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Reference: Aziz KT, McCarthy EF, Morris CD. Oncogenic osteomalacia secondary to a metastatic phosphaturic mesenchymal tumor in the talus: A case report and review of the literature. JBJS Case Connect. 2017;7(2):e40.

A 50-Year-Old Woman with Long-Term Weakness, Swelling, and Stiffness

Oncogenic osteomalacia is a well-known paraneoplastic syndrome associated with solid tumors, including phosphaturic mesenchymal tumors (PMTs). The rarity of PMTs contributes to challenges in diagnosis and treatment. In our patient, there was an approximate 10-year delay between the onset of symptoms and diagnosis, which is even longer than the previously reported diagnostic delays of 5 to 7.2 years. Further confounding the difficulty in treating PMTs is the difficulty in localizing the tumor, which has been reported to take as long as 20 years.

Diagnosing lesions in the distal aspect of the lower extremities can be challenging because they are not included in most routine staging scans. Serial imaging for recurrence of PMTs may include octreoscans, CT, PET-CT, and whole-body MRI. CT and MRI are limited in localizing PMTs. Augmented imaging techniques using radiolabeled somatostatins (octreoscans) facilitate tumor localization because PMTs frequently express somatostatin receptors. A previous study showed that PET-CT may be an invaluable supplemental imaging modality in cases in which an octreoscan fails to localize the tumor; however, as with our patient, it is critical to adjust the PET-CT protocol by expanding the scanning area to include the hands and feet. Lee et al. recently reported on 66 PMTs and found that most (82%) of the tumors were FGF receptor 1 (FGFR1)-positive on immunohistochemical staining, thereby offering a diagnostic tool in the evaluation of these tumors. In addition, they reported a novel FN1-FGF1 fusion gene in a subset of the studied PMTs.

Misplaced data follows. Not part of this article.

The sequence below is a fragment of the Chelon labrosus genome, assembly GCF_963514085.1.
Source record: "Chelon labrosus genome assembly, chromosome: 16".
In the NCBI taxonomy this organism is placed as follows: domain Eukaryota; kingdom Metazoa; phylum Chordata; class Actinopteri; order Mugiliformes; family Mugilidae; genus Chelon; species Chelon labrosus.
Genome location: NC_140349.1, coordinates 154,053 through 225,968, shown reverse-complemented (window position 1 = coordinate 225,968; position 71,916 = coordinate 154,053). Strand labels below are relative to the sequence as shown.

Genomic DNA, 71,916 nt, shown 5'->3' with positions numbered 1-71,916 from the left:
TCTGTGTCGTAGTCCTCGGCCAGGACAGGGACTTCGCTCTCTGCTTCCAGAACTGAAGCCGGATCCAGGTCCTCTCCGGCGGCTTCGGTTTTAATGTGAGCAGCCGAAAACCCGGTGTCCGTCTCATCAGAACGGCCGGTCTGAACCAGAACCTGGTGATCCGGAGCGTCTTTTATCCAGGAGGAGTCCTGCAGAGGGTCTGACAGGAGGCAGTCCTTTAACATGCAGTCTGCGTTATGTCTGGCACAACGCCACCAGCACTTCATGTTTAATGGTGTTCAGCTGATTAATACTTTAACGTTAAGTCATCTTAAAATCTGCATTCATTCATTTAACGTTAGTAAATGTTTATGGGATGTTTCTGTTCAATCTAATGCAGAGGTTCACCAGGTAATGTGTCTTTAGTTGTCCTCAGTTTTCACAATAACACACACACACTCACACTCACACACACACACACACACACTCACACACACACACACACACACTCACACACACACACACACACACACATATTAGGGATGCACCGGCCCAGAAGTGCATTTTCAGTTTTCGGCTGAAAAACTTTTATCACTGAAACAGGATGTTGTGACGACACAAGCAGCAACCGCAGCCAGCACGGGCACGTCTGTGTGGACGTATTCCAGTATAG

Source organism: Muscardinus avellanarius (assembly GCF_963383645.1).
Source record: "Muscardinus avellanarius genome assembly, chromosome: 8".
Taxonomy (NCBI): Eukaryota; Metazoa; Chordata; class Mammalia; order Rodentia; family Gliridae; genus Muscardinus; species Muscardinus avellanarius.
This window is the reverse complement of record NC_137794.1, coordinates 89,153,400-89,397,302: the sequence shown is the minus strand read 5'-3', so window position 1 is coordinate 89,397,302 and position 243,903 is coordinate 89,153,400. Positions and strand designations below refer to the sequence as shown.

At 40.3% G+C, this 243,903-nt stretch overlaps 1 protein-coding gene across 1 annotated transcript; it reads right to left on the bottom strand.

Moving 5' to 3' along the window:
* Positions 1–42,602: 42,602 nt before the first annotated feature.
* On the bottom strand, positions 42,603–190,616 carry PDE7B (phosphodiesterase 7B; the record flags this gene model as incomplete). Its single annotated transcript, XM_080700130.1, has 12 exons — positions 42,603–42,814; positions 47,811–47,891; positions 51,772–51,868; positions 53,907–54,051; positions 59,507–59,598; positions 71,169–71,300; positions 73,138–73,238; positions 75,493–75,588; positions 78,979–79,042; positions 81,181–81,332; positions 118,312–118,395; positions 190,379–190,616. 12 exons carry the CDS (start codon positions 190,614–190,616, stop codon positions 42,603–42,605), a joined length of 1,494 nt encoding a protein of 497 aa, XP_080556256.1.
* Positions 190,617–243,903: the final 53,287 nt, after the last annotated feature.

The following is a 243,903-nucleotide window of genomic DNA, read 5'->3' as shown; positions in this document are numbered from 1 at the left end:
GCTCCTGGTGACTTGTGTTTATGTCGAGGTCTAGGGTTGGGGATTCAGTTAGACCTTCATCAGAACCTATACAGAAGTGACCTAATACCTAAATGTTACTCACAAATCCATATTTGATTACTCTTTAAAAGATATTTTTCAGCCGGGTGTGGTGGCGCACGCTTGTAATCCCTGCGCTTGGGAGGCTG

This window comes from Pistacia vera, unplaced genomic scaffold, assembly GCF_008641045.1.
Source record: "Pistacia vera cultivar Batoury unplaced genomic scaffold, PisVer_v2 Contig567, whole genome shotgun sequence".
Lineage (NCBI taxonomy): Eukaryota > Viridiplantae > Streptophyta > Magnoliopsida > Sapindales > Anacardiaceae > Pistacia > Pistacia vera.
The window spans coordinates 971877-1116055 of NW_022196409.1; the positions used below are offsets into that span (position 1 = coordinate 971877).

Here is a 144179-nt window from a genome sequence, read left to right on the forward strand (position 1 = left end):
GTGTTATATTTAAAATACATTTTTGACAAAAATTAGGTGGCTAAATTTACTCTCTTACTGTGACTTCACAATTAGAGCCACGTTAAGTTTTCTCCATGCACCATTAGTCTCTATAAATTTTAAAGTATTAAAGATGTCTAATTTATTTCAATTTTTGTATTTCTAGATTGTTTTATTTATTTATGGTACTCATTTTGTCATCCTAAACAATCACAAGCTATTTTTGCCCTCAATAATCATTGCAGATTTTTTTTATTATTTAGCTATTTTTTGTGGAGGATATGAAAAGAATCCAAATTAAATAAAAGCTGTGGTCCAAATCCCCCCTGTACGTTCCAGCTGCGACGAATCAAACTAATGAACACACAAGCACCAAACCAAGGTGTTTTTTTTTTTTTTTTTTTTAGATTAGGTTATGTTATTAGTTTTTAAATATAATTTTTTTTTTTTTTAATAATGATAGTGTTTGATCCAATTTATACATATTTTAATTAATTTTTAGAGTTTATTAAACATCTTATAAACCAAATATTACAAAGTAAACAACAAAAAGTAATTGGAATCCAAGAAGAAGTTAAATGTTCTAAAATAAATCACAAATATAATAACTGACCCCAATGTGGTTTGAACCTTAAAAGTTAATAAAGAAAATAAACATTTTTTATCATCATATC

Metastatic PMTs are exceptionally rare. Only 3 of 32 patients described by Folpe et al. had the histologic appearance of malignant disease, and only 1 of these had metastases. Only 1 of 17 cases of PMT described by Wang et al. had evidence of metastatic disease. These series reported metastases to the lung and the tibia. A recent study has described the frequency of metastasis and recurrence to be <5%. Although metastatic skeletal disease occurs in approximately 30% of patients with malignancy, metastasis to the hands or feet (acrometastasis) is uncommon. The incidence of acrometastasis has been reported to range from 0.007% to 0.3%, with metastatic disease of the hand being 3 times more common than metastases to the foot. This patient is notable for a rare neoplasm, malignant in <5% of cases, with confirmed acrometastasis.